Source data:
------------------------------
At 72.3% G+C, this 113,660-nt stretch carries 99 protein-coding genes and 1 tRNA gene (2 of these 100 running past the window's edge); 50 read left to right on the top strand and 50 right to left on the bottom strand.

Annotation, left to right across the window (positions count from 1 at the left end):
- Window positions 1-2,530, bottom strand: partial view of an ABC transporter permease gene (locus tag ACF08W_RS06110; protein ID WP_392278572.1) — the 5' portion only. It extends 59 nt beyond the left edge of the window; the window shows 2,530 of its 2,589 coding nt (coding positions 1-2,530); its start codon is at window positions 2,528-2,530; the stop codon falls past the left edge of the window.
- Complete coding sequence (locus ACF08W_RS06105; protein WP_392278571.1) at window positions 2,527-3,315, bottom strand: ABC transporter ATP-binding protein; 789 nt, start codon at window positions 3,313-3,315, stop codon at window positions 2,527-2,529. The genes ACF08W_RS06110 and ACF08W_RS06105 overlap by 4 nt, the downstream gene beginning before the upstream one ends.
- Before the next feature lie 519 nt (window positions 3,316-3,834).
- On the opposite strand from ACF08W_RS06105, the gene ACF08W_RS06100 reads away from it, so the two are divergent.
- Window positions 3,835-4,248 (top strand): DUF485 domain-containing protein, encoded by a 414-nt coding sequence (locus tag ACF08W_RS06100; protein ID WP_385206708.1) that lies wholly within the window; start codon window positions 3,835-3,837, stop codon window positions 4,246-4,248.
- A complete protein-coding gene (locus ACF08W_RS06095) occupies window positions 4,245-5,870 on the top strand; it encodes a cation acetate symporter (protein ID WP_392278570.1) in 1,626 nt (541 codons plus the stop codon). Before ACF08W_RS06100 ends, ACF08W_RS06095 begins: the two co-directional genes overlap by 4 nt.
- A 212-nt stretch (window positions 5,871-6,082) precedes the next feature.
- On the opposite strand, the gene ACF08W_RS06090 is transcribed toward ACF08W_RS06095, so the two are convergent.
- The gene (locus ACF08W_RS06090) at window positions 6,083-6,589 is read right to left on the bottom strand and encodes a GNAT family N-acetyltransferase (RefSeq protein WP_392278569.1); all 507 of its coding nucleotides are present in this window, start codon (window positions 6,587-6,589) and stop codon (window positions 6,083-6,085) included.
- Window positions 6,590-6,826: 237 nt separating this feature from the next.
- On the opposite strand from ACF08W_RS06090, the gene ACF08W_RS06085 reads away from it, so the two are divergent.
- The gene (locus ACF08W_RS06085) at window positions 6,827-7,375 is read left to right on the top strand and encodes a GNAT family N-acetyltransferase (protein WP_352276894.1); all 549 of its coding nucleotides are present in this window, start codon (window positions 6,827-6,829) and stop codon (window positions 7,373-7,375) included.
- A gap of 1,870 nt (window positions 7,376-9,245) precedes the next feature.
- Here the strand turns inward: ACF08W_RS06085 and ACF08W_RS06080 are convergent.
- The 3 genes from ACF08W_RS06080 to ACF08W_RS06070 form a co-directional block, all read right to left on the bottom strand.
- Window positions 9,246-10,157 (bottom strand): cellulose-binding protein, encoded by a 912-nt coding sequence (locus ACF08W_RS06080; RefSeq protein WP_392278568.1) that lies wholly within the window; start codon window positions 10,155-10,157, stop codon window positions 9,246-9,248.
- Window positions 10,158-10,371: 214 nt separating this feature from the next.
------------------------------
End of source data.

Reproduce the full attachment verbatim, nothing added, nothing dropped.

At 72.3% G+C, this 113,660-nt stretch carries 99 protein-coding genes and 1 tRNA gene (2 of these 100 running past the window's edge); 50 read left to right on the top strand and 50 right to left on the bottom strand.

Annotation, left to right across the window (positions count from 1 at the left end):
- Window positions 1-2,530, bottom strand: partial view of an ABC transporter permease gene (locus tag ACF08W_RS06110; protein ID WP_392278572.1) — the 5' portion only. It extends 59 nt beyond the left edge of the window; the window shows 2,530 of its 2,589 coding nt (coding positions 1-2,530); its start codon is at window positions 2,528-2,530; the stop codon falls past the left edge of the window.
- Complete coding sequence (locus ACF08W_RS06105; protein WP_392278571.1) at window positions 2,527-3,315, bottom strand: ABC transporter ATP-binding protein; 789 nt, start codon at window positions 3,313-3,315, stop codon at window positions 2,527-2,529. The genes ACF08W_RS06110 and ACF08W_RS06105 overlap by 4 nt, the downstream gene beginning before the upstream one ends.
- Before the next feature lie 519 nt (window positions 3,316-3,834).
- On the opposite strand from ACF08W_RS06105, the gene ACF08W_RS06100 reads away from it, so the two are divergent.
- Window positions 3,835-4,248 (top strand): DUF485 domain-containing protein, encoded by a 414-nt coding sequence (locus tag ACF08W_RS06100; protein ID WP_385206708.1) that lies wholly within the window; start codon window positions 3,835-3,837, stop codon window positions 4,246-4,248.
- A complete protein-coding gene (locus ACF08W_RS06095) occupies window positions 4,245-5,870 on the top strand; it encodes a cation acetate symporter (protein ID WP_392278570.1) in 1,626 nt (541 codons plus the stop codon). Before ACF08W_RS06100 ends, ACF08W_RS06095 begins: the two co-directional genes overlap by 4 nt.
- A 212-nt stretch (window positions 5,871-6,082) precedes the next feature.
- On the opposite strand, the gene ACF08W_RS06090 is transcribed toward ACF08W_RS06095, so the two are convergent.
- The gene (locus ACF08W_RS06090) at window positions 6,083-6,589 is read right to left on the bottom strand and encodes a GNAT family N-acetyltransferase (RefSeq protein WP_392278569.1); all 507 of its coding nucleotides are present in this window, start codon (window positions 6,587-6,589) and stop codon (window positions 6,083-6,085) included.
- Window positions 6,590-6,826: 237 nt separating this feature from the next.
- On the opposite strand from ACF08W_RS06090, the gene ACF08W_RS06085 reads away from it, so the two are divergent.
- The gene (locus ACF08W_RS06085) at window positions 6,827-7,375 is read left to right on the top strand and encodes a GNAT family N-acetyltransferase (protein WP_352276894.1); all 549 of its coding nucleotides are present in this window, start codon (window positions 6,827-6,829) and stop codon (window positions 7,373-7,375) included.
- A gap of 1,870 nt (window positions 7,376-9,245) precedes the next feature.
- Here the strand turns inward: ACF08W_RS06085 and ACF08W_RS06080 are convergent.
- The 3 genes from ACF08W_RS06080 to ACF08W_RS06070 form a co-directional block, all read right to left on the bottom strand.
- Window positions 9,246-10,157 (bottom strand): cellulose-binding protein, encoded by a 912-nt coding sequence (locus ACF08W_RS06080; RefSeq protein WP_392278568.1) that lies wholly within the window; start codon window positions 10,155-10,157, stop codon window positions 9,246-9,248.
- Window positions 10,158-10,371: 214 nt separating this feature from the next.